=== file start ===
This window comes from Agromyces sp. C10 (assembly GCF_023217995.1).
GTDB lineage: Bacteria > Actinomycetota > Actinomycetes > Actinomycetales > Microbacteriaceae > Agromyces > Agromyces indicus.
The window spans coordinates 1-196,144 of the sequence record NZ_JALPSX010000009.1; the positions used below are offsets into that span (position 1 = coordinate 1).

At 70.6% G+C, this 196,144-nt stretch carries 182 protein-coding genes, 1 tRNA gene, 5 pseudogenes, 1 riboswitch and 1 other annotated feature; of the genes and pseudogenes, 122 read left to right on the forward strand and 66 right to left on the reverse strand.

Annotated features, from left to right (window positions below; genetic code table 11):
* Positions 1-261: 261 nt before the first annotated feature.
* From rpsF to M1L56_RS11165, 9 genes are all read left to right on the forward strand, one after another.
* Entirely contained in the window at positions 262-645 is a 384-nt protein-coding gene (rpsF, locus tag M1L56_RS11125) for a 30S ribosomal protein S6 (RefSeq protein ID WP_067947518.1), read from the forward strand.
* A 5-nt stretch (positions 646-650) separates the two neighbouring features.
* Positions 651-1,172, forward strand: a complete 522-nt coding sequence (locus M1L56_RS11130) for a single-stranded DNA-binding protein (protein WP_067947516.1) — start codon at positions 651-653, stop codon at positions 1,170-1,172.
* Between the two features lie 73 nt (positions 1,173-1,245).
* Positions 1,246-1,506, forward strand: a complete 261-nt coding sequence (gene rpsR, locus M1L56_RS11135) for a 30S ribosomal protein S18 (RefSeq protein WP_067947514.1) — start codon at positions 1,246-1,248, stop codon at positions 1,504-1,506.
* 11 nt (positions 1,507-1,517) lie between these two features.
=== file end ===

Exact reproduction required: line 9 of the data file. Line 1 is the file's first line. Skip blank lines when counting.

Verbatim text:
* A 5-nt stretch (positions 646-650) separates the two neighbouring features.